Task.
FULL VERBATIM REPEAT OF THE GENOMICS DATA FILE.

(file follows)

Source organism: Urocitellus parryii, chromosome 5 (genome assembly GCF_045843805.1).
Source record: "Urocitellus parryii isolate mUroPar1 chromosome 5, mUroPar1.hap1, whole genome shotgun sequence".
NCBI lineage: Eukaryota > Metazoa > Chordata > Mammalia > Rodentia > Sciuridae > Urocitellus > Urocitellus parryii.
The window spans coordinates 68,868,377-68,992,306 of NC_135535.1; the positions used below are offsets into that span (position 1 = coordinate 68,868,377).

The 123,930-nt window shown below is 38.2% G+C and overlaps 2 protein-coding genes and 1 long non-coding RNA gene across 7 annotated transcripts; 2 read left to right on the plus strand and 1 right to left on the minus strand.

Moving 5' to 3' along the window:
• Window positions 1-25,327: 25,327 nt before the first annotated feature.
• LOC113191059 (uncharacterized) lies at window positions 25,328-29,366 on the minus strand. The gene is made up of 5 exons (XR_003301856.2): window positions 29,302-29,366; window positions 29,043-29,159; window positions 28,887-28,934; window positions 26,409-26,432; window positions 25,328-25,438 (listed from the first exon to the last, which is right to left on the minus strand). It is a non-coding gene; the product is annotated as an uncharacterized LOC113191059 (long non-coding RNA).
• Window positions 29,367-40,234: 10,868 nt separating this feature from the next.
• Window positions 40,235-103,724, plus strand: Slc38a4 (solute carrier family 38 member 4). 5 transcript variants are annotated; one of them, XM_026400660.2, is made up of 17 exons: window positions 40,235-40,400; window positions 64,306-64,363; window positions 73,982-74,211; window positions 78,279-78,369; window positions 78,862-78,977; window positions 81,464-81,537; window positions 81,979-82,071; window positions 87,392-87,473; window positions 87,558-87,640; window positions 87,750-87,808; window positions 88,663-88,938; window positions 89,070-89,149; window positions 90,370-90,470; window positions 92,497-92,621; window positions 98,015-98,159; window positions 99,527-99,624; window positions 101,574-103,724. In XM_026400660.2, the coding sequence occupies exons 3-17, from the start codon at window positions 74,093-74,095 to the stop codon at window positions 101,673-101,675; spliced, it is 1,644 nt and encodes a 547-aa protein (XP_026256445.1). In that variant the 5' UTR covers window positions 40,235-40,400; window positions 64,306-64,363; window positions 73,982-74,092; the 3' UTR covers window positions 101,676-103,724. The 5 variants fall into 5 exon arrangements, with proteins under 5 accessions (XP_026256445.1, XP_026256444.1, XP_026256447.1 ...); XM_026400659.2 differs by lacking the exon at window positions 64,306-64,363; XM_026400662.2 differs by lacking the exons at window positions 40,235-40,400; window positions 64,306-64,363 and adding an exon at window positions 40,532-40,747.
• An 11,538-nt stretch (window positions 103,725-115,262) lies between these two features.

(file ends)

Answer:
Source organism: Urocitellus parryii, chromosome 5 (genome assembly GCF_045843805.1).
Source record: "Urocitellus parryii isolate mUroPar1 chromosome 5, mUroPar1.hap1, whole genome shotgun sequence".
NCBI lineage: Eukaryota > Metazoa > Chordata > Mammalia > Rodentia > Sciuridae > Urocitellus > Urocitellus parryii.
The window spans coordinates 68,868,377-68,992,306 of NC_135535.1; the positions used below are offsets into that span (position 1 = coordinate 68,868,377).

The 123,930-nt window shown below is 38.2% G+C and overlaps 2 protein-coding genes and 1 long non-coding RNA gene across 7 annotated transcripts; 2 read left to right on the plus strand and 1 right to left on the minus strand.

Moving 5' to 3' along the window:
• Window positions 1-25,327: 25,327 nt before the first annotated feature.
• LOC113191059 (uncharacterized) lies at window positions 25,328-29,366 on the minus strand. The gene is made up of 5 exons (XR_003301856.2): window positions 29,302-29,366; window positions 29,043-29,159; window positions 28,887-28,934; window positions 26,409-26,432; window positions 25,328-25,438 (listed from the first exon to the last, which is right to left on the minus strand). It is a non-coding gene; the product is annotated as an uncharacterized LOC113191059 (long non-coding RNA).
• Window positions 29,367-40,234: 10,868 nt separating this feature from the next.
• Window positions 40,235-103,724, plus strand: Slc38a4 (solute carrier family 38 member 4). 5 transcript variants are annotated; one of them, XM_026400660.2, is made up of 17 exons: window positions 40,235-40,400; window positions 64,306-64,363; window positions 73,982-74,211; window positions 78,279-78,369; window positions 78,862-78,977; window positions 81,464-81,537; window positions 81,979-82,071; window positions 87,392-87,473; window positions 87,558-87,640; window positions 87,750-87,808; window positions 88,663-88,938; window positions 89,070-89,149; window positions 90,370-90,470; window positions 92,497-92,621; window positions 98,015-98,159; window positions 99,527-99,624; window positions 101,574-103,724. In XM_026400660.2, the coding sequence occupies exons 3-17, from the start codon at window positions 74,093-74,095 to the stop codon at window positions 101,673-101,675; spliced, it is 1,644 nt and encodes a 547-aa protein (XP_026256445.1). In that variant the 5' UTR covers window positions 40,235-40,400; window positions 64,306-64,363; window positions 73,982-74,092; the 3' UTR covers window positions 101,676-103,724. The 5 variants fall into 5 exon arrangements, with proteins under 5 accessions (XP_026256445.1, XP_026256444.1, XP_026256447.1 ...); XM_026400659.2 differs by lacking the exon at window positions 64,306-64,363; XM_026400662.2 differs by lacking the exons at window positions 40,235-40,400; window positions 64,306-64,363 and adding an exon at window positions 40,532-40,747.
• An 11,538-nt stretch (window positions 103,725-115,262) lies between these two features.